For teens, being overweight may beget having overweight friends, according to a new study.
Researchers from the Keck School of Medicine at the University of Southern California conducted surveys among 617 students age11 to 13 in four schools around Los Angeles. About two-thirds of the participants were girls, and most were in the seventh grade. After height and weight measurements were taken, the students' body mass index scores were calculated.
Being overweight was linked to various factors, including being more likely to have overweight friends than other students who were of normal weight. Overweight girls were more apt to name more friends their normal-weight peers, but were also slightly less likely to be named as a friend.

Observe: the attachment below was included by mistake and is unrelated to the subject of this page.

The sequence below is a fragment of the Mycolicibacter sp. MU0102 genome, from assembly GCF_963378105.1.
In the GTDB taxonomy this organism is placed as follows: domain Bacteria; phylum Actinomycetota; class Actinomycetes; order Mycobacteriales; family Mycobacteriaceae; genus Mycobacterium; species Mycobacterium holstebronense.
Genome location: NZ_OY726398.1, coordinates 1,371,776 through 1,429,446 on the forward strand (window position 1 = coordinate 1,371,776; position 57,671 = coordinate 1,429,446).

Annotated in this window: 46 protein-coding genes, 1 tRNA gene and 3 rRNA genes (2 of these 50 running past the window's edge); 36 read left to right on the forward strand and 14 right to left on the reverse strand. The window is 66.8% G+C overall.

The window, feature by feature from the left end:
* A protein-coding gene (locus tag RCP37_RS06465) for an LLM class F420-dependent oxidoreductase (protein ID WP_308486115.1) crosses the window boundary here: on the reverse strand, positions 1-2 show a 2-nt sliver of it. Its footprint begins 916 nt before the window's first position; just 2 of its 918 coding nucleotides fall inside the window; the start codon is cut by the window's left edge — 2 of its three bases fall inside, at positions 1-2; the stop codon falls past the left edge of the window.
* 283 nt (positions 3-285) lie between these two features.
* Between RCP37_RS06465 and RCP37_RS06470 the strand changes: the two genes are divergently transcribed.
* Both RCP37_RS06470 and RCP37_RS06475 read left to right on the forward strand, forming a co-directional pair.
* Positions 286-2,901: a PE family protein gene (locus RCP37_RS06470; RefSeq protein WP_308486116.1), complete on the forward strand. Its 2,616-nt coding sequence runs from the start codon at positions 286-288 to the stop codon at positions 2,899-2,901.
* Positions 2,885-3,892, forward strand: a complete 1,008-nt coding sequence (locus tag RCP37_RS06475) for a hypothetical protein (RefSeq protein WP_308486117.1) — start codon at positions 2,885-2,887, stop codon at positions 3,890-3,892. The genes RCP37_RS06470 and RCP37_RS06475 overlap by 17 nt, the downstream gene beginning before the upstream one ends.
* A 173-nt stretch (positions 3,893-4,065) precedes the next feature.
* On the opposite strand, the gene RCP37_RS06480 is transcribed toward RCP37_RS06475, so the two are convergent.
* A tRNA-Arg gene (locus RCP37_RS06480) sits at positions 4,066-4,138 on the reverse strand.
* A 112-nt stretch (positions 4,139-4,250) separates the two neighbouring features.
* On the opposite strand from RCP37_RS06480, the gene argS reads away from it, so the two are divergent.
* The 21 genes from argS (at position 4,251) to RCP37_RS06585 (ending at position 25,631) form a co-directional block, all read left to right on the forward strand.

In the study, the authors wrote, "These results have two important implications: the social contagion of obesity may start at a young age, and social affiliations by obesity status may have far-ranging consequences for adolescent development." The study is published in the August issue of the Journal of Adolescent Health.
The findings were similar to a 2007 New England Journal of Medicinestudy that found there might be a contagion factor in being overweight. Researchers discovered that among study participants, when one started adding pounds, those around them, including family and friends, tended to gain weight as well. Having a friend who became obese increased a person's chances of also being obese by 57%.
-- Jeannine Stein
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